In contrast, stable transfection integrates vector genes into the host cell genome, allowing sustained vector production. This method is favored for high-yield, long-term manufacturing, particularly in clinical applications. For instance, lentiviral vectors, prized for their broad cell transduction capabilities, often employ stable transfection of cell culture. Here, researchers often prefer cell cultures grown in suspension, which bring further advances in terms of scalability compared to traditional adherent cell culture. In GMP manufacturing of viral vectors, serum-free culture media is chosen to further enhance the quality profile of viral vectors.

Read more: AAV packaging3 

Purification strategies

Purification and characterization strategies are necessary downstream processes to ensure the quality and safety of the final product.

Purification involves the use of techniques such as chromatography and filtration. Chromatography separates different components of the vector based on their size, charge, and affinity, while filtration is employed to remove impurities, thereby enhancing the purity of the viral vector.

Characterization is an essential step in assessing the quality of the viral vector. It includes a wide range of assays and analyses, such as titer analysis and sequencing, to verify the vector's identity and the integrity of its genome. Additionally, in-process testing is carried out to maintain consistent vector quality at various stages of production.4

Especially the separation of empty virus capsids from those containing modified genes is important and requires elaborate purification methods. In recent years, size-based purification methods have often been preferred, such as ultrafiltration, two-phase extraction systems and affinity chromatography, which is a promising approach, although further improvements are still necessary.4 5 6 

Clone quality evidence, GMP, and regulatory demands

In viral vector production, the convergence of quality evidence, adherence to Good Manufacturing Practices (GMP), and the stringent regulatory demands, e.g. by the FDA, is essential for clinical trials, commercial manufacturing, and the eventual in vivo applications of viral vectors.

Generating quality evidence is a fundamental requirement when transitioning from research and development to clinical trials and commercial manufacturing. This evidence serves as a robust assurance that the manufactured viral vectors meet the exacting standards set forth by regulatory bodies, using one single clone in the working cell bank.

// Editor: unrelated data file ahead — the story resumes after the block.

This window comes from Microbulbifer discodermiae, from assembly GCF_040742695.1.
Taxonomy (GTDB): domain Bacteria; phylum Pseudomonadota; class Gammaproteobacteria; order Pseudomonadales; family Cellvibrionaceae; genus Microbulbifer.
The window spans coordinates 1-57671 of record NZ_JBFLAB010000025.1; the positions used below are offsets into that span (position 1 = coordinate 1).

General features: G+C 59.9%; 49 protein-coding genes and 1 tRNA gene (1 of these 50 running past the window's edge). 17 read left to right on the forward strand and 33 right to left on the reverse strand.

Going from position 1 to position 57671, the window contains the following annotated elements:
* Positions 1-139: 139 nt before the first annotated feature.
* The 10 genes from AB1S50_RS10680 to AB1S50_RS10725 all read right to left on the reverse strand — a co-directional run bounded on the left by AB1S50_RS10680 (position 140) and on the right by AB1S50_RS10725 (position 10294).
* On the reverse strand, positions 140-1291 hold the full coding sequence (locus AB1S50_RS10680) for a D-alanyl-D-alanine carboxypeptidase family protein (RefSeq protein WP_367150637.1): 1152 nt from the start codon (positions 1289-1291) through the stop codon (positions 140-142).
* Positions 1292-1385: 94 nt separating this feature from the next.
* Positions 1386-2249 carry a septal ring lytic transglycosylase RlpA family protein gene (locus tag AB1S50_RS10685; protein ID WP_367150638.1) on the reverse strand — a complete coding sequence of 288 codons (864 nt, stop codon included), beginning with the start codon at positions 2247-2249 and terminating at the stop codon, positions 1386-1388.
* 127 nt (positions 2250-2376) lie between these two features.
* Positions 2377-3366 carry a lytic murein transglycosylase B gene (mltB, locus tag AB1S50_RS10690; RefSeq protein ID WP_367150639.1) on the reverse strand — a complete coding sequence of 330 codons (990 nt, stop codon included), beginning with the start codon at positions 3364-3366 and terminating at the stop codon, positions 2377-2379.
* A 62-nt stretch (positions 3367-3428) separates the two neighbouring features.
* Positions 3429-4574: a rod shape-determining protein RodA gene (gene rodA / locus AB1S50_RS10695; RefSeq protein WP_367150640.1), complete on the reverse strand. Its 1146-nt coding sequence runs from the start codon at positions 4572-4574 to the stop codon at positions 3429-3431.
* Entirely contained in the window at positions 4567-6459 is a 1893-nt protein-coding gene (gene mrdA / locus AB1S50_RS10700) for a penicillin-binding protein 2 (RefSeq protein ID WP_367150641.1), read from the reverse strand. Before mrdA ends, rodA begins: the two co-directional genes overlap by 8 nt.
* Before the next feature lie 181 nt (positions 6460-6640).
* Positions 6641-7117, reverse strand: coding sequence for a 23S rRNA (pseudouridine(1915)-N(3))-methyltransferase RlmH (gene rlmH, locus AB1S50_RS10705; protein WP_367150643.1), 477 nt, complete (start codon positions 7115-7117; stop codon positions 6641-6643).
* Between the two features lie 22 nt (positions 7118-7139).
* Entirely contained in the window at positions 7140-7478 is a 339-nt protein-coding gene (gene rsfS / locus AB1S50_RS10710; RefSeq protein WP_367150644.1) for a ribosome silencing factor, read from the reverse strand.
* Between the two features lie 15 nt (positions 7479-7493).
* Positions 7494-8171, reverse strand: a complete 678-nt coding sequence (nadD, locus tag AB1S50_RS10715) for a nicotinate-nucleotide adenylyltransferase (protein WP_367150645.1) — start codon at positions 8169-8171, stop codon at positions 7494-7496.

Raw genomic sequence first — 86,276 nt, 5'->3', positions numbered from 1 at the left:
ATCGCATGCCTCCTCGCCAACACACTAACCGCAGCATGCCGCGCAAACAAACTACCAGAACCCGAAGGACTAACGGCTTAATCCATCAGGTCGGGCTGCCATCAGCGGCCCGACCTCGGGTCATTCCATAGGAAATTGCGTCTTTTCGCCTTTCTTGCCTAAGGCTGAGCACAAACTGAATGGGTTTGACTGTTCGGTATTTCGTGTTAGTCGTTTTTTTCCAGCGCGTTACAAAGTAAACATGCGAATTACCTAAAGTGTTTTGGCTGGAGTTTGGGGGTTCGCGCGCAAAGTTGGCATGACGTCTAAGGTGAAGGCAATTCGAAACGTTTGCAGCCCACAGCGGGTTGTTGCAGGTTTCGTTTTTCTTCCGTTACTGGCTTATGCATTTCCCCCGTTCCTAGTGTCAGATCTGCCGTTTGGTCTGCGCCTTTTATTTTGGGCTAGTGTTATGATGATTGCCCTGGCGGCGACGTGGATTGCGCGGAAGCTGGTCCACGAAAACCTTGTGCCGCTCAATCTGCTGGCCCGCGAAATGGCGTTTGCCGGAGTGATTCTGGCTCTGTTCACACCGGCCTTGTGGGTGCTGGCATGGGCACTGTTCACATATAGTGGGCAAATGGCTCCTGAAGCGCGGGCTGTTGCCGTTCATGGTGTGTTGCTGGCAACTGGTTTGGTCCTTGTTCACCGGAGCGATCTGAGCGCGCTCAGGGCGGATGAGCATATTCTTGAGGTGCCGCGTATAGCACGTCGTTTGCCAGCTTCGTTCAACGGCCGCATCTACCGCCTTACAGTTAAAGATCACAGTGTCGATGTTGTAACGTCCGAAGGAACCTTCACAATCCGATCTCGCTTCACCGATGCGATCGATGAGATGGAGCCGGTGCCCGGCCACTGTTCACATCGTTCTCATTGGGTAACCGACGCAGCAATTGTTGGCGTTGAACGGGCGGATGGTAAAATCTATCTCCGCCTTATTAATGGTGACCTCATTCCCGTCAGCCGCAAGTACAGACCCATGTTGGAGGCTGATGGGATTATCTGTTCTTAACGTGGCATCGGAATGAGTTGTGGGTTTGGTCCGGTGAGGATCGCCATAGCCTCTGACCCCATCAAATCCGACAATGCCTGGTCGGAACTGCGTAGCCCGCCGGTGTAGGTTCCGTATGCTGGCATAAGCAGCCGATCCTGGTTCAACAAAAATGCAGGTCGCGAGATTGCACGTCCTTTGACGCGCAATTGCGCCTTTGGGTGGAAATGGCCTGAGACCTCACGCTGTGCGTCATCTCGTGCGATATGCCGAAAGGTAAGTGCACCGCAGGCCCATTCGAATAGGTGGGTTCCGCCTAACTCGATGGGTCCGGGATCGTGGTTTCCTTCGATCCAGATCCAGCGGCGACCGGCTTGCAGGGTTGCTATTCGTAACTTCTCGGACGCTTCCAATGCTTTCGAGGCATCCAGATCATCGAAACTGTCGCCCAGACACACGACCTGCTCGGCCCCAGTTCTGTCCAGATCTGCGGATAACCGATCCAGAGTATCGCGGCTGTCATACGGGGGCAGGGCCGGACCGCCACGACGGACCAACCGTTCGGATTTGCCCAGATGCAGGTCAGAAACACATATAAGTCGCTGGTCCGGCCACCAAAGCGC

Good Manufacturing Practices (GMP) are substantial in pharmaceutical and biologics production. They mandate stringent adherence to quality standards throughout the manufacturing process, encompassing various facets, including facility cleanliness, staff training, and meticulous documentation practices. However, this can become more complex when scaling production, which is why an increasing level of automatization is required to streamline processes that had previously been carried out manually.7 

Process optimization with single-use technologies

The integration of single-use technologies has become indispensable in both upstream and downstream processing – be it for biopharma companies or entrusted CDMOs. Disposable components have shaped the way we produce viral vectors, offering enhanced efficiency, flexibility, and cost-effectiveness.

In the upstream processing phase, single-use bioreactors and fermenters have gained prominence. They allow for the cultivation of host cells and vector production without the need for time-consuming cleaning and validation between batches. This not only accelerates production timelines but also reduces the risk of contamination. Moreover, single-use bioreactors offer scalability, enabling seamless transitions from small-scale research to large-scale commercial manufacturing.

Downstream processing benefits from disposable chromatography columns and filtration systems. These simplify vector purification while minimizing the use of precious reagents. The result is a streamlined purification process that translates into cost savings and a reduced environmental footprint.

Even in formulation and quality control stages, single-use technologies come into play. Single-use bioprocess containers and bags are employed for media and buffer preparation and product storage, enhancing process flexibility.

RoSS.FILL CGT_Product photo (5 von 26)

Expertise with single-use technology in viral vector manufacturing